Re:Humanities 2016 Call For Papers!

It’s also that time of year again… the Re:Humanities 2016 Call for Papers! I am part of the working group, comprised of students from the Tri-Colleges (Bryn Mawr, Haverford, Swarthmore), who puts together an annual 2-day digital humanities conference of undergraduate presentations and keynotes by prominent digital humanities researchers. We are now in the process of sending out the CFP (Call for Papers) and waiting for submissions. ReHum-14-BlackConference: March 31-April 1, 2016 at Bryn Mawr College
Submission Deadline: January 1, 2016 (Midnight GMT)

Re:Humanities is the first national digital humanities conference of, for, and by undergraduates, now in its sixth year. Our theme for Re:Humanities 2016 is “Bleeding Edge to Cutting Edge.” The Re:Hum Working Group seeks undergraduates who engage with contemporary currents in digital humanities. (Read the FULL CFP here)

This year’s theme is “Bleeding Edge to Cutting Edge.” Some questions to consider include:

  • How does the concept of failure shape the process of success?
  • Where does Digital Humanities as a field lie on the spectrum between bleeding and cutting edge?
  • Are the terms mutually exclusive or can they exist in a productive relationship with each other?
  • What happens to good ideas that do not work?

What is digital humanities? Digital humanities is the area of research and analysis on the intersections between technology and the humanities. This could mean exploration of new media, alternative ways of archiving information, privacy and data, digital storytelling, etc. It’s a relatively new field of research, but it’s actively growing. In a way, it bridges the sciences and humanities into one.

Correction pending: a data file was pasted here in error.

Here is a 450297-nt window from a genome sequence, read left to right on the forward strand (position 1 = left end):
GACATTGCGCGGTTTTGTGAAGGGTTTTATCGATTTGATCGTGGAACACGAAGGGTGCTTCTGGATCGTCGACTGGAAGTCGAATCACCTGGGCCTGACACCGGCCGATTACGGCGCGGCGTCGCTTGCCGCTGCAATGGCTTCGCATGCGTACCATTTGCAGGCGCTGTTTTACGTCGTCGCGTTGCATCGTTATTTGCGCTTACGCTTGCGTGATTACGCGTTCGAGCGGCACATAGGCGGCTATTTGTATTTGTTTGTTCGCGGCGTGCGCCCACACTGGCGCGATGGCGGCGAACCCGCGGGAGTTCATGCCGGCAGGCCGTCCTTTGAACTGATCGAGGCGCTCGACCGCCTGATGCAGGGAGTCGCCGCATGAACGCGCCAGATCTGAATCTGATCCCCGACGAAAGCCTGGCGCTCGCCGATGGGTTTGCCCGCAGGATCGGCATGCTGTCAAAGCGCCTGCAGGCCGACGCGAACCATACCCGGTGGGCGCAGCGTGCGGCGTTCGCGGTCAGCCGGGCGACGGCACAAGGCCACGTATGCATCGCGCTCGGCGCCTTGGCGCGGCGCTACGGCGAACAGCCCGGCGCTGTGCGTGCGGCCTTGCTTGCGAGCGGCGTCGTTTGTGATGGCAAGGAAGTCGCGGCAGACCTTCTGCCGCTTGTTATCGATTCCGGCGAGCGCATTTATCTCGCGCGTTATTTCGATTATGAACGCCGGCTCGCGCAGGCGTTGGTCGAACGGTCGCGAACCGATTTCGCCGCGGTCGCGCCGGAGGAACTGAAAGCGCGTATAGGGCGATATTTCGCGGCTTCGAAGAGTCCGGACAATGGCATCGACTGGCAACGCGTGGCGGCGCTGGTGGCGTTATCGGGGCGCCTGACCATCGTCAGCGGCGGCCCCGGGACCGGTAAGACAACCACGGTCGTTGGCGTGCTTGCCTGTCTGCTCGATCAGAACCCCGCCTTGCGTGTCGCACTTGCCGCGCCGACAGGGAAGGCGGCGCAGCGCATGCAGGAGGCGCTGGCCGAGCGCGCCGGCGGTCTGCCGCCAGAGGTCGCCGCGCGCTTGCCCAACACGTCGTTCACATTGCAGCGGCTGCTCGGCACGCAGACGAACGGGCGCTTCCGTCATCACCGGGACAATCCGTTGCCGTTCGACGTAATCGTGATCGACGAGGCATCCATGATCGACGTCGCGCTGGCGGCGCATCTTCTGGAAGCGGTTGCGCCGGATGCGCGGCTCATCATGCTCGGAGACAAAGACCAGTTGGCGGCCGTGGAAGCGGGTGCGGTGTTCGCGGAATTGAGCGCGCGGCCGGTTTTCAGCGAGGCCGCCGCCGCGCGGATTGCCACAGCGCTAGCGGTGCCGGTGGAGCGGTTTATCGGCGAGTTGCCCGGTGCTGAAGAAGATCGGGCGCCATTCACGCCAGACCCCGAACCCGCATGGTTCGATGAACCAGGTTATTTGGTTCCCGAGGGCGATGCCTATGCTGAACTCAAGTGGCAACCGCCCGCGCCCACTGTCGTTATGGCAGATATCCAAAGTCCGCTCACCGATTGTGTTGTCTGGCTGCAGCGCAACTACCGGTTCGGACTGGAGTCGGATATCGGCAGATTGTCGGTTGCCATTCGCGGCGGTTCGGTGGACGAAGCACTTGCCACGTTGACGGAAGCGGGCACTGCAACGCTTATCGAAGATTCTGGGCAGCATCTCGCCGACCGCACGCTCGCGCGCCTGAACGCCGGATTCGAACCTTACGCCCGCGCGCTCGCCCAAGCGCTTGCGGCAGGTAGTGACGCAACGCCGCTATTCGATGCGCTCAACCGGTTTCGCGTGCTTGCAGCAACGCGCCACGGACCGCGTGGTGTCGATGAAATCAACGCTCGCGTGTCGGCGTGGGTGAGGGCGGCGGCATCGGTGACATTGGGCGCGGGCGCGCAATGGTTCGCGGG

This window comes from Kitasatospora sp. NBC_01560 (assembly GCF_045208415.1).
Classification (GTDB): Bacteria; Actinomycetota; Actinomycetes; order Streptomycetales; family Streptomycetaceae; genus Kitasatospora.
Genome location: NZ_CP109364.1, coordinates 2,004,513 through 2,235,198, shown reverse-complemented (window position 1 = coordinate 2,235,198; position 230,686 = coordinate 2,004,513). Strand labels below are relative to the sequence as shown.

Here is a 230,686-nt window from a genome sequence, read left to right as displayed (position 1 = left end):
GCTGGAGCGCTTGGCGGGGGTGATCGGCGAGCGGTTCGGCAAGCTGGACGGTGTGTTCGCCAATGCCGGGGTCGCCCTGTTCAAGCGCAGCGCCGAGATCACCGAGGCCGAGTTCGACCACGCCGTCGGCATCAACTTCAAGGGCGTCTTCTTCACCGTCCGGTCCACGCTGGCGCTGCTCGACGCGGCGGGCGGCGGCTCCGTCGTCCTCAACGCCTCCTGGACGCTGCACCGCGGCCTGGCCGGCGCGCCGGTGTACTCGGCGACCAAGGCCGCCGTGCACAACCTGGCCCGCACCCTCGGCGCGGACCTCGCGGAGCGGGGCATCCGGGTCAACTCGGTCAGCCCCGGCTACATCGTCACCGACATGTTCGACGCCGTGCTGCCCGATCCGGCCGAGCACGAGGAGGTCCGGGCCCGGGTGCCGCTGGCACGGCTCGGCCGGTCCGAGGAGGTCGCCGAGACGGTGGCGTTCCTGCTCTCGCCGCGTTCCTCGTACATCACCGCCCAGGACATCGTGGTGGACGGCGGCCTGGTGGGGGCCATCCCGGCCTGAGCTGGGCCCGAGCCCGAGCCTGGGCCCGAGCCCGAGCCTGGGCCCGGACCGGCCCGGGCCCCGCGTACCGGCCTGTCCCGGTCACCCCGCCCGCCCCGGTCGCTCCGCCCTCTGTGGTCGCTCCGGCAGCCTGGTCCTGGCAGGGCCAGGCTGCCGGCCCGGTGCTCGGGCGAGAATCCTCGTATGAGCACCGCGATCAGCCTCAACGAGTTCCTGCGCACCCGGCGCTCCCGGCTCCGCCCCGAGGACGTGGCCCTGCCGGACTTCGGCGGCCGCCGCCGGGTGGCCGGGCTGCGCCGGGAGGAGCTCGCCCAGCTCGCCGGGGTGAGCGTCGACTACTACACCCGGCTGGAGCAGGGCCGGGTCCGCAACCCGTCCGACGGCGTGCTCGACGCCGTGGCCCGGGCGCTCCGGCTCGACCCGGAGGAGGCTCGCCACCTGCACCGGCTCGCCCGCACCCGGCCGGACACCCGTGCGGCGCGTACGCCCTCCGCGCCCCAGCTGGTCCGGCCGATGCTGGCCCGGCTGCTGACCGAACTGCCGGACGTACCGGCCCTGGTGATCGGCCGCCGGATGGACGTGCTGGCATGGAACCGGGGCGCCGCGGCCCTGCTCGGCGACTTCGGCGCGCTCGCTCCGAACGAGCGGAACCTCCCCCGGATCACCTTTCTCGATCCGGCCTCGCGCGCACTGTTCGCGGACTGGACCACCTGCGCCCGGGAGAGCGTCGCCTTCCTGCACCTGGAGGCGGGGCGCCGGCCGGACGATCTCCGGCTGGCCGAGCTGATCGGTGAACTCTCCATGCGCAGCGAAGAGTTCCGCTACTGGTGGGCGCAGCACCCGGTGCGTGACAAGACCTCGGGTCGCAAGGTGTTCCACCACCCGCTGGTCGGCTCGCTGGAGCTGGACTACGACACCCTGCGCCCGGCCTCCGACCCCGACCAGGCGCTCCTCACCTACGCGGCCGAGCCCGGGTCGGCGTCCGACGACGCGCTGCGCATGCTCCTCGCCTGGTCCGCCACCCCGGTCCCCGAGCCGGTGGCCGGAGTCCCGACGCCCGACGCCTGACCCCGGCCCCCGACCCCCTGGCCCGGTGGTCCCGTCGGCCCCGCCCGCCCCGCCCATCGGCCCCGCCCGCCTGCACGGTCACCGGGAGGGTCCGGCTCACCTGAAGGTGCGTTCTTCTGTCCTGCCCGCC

How did I get involved with Re:Humanities? I’ve been involved with the working group since Fall 2015. A fellow Mawrter, who was also on the Bryn Mawr Asian American Students Association executive board with me, introduced me to the working group. I have always been interested in digital humanities and new media practices, but I don’t actually know much about digital humanities, nor have I taken a class involving digital humanities (Physics major, pre-nursing schedule is too tight). Other than deciding on a conference theme and reading over the submissions, most of the work organizing Re:Humanities does not involve a background in digital humanities. It involved more conference planning and logistics. There’s budgeting, space reservations, food catering, participant lodging, and lots of emailing and social media marketing. I still enjoy meeting the new people I get to work with and listening to other people’s research in digital humanities at the conference.

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